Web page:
Mrs. Eagan and the members of the coroner's jury both observed that there were large pools, splashes and smears of blood throughout the house. If the children and Mrs. Hoy had been murdered in their beds, then whose blood was downstairs? If John had killed his family upstairs and then went downstairs before taking his own life, one might expect a few blotches of blood here and there-- perhaps a handprint on a wall or a footprint on the stairs-- but the immense quantity of blood suggests that one, or more, of the killings took place on the first floor of the house. Of course, it is entirely possible that John, after killing the others, went downstairs where he tried killing himself, but couldn't finish the job.
There is some evidence that supports this theory; for instance, a cup of coffee, half empty, was found on the kitchen table. The cup was stained with blood. Yet there is also evidence that refutes this theory; John was found without a single drop of blood on his feet. Considering the messiness of the crime scene, this seems highly improbable.
Is it possible that John killed Mollie, William and Portia downstairs, and then carried his victims to their bedrooms, taking the time to tuck little Willy and Portia snugly beneath the covers before slashing his own throat? And, if so, how is it even possible to slash one's own throat so completely and thoroughly, and then place the instrument of death neatly on the mantel? Or is it possible that it was Mollie Hoy-- or somebody else-- who did the killing?
Officer Aiken, who was tasked with guarding the crime scene, believed that John couldn't have been the killer.
Officer Aiken saw a strange man leaving the Hoy house in a hurry shortly after noon on Tuesday, May 30. According to Aiken, the man's clothing was smeared with blood. He ordered the stranger to stop, but the man took off running. Officer Aiken gave chase, but the intruder got away, disappearing into a dense thicket of trees on the bank of the river. The man was never identified. Could it have been the real killer revisiting the scene of his crime? Or just a souvenir hunter attracted by morbid curiosity?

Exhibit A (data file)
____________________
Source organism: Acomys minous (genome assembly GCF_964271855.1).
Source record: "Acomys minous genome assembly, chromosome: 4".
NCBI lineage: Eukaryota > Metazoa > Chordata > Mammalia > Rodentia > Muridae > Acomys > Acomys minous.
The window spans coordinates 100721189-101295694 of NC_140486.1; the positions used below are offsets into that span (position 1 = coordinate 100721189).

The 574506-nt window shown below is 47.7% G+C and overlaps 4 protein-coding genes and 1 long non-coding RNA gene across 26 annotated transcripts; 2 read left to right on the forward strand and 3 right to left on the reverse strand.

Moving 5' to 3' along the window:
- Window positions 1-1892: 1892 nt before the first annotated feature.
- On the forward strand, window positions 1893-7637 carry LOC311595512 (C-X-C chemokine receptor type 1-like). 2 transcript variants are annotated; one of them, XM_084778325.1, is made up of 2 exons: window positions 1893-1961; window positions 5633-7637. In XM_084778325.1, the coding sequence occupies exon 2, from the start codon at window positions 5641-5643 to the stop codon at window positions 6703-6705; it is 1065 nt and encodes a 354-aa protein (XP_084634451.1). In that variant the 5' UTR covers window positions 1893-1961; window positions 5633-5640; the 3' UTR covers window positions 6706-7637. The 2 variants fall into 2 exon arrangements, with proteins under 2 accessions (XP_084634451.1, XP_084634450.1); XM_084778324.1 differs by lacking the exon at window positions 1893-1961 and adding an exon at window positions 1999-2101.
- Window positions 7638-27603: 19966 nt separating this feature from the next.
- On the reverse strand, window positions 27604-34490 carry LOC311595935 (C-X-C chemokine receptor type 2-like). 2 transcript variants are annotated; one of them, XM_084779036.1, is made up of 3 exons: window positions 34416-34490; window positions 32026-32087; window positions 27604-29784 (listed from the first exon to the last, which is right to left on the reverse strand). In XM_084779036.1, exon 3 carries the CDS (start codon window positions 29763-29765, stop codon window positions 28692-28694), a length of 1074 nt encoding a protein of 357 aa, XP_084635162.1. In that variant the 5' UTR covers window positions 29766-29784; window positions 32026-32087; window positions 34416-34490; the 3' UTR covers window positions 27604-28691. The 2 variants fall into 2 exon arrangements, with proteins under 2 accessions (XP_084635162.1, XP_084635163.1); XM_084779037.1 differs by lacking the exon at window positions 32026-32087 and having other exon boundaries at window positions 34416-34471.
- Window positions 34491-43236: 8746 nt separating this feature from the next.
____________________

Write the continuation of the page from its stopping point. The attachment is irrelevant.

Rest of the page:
The Philadelphia Inquirer pointed out that the Hoys lives in a thickly-populated part of New Haven, surrounded on all sides by neighbors, yet not a single neighbor recalled hearing or seeing anything strange in the hours and days preceding Mrs. Eagan's chilling discovery.
On Thursday, June 1, the Hoy family was buried in Hill Grove Cemetery. It was reported that, while preparing John's body for burial, the undertaker discovered Hoy's clothing bore water stains up to the armpits, and the prevailing theory was that John had waded into the river, presumably to take his own life, when he changed his mind and went home to slaughter his wife and children.
Others, however, insisted that John was a decent man, at least when he wasn't drunk, and that he died defending his family from a burglar. Since opinion was divided, there was much debate over whether or not John ought to be buried in consecrated ground. Eventually the reverend decided in John Hoy's favor, and he was laid to rest next to his wife and children.
Jury Blames it on Drink
On Saturday, June 3, the coroner's jury rendered its verdict, declaring that Mollie, William and Portia Hoy met their deaths at the hand of their father, who afterward cut his own throat. The Pittsburgh Press reported:
The jury were of the opinion that Hoy did not take his own life until some time early Monday morning. Testimony was given before the jury which led to the belief that Hoy was crazy when he committed the deed. He was subject to fits of temporary insanity, especially when he was drinking.
Based solely upon circumstantial evidence, it seems probable that John Hoy committed the foul deed. However, the strange details and unanswered questions surrounding the quadruple murder make it impossible for anyone to make that claim with one hundred percent certainty.
Pittsburgh Daily Post, May 30, 1893.
Philadelphia Inquirer, May 30, 1893.
Somerset Herald, May 31, 1893.
Pittsburgh Press, June 3, 1893.
Potter Enterprise, June 7, 1893.
Punxatawney News, June 7, 1893.